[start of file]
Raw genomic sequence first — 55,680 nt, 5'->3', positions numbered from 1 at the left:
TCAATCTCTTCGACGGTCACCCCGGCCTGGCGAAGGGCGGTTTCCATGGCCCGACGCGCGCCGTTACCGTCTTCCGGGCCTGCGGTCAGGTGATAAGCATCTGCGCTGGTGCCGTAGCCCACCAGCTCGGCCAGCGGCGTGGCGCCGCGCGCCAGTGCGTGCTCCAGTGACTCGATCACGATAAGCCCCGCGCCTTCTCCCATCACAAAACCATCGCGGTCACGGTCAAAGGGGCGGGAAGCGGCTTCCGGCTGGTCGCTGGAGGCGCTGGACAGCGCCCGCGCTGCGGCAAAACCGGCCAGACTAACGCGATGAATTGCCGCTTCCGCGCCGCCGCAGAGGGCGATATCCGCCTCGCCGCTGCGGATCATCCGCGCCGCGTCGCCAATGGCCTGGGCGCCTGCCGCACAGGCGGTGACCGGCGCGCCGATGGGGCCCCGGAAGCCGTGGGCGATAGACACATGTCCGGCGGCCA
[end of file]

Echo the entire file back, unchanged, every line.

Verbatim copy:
Raw genomic sequence first — 55,680 nt, 5'->3', positions numbered from 1 at the left:
TCAATCTCTTCGACGGTCACCCCGGCCTGGCGAAGGGCGGTTTCCATGGCCCGACGCGCGCCGTTACCGTCTTCCGGGCCTGCGGTCAGGTGATAAGCATCTGCGCTGGTGCCGTAGCCCACCAGCTCGGCCAGCGGCGTGGCGCCGCGCGCCAGTGCGTGCTCCAGTGACTCGATCACGATAAGCCCCGCGCCTTCTCCCATCACAAAACCATCGCGGTCACGGTCAAAGGGGCGGGAAGCGGCTTCCGGCTGGTCGCTGGAGGCGCTGGACAGCGCCCGCGCTGCGGCAAAACCGGCCAGACTAACGCGATGAATTGCCGCTTCCGCGCCGCCGCAGAGGGCGATATCCGCCTCGCCGCTGCGGATCATCCGCGCCGCGTCGCCAATGGCCTGGGCGCCTGCCGCACAGGCGGTGACCGGCGCGCCGATGGGGCCCCGGAAGCCGTGGGCGATAGACACATGTCCGGCGGCCA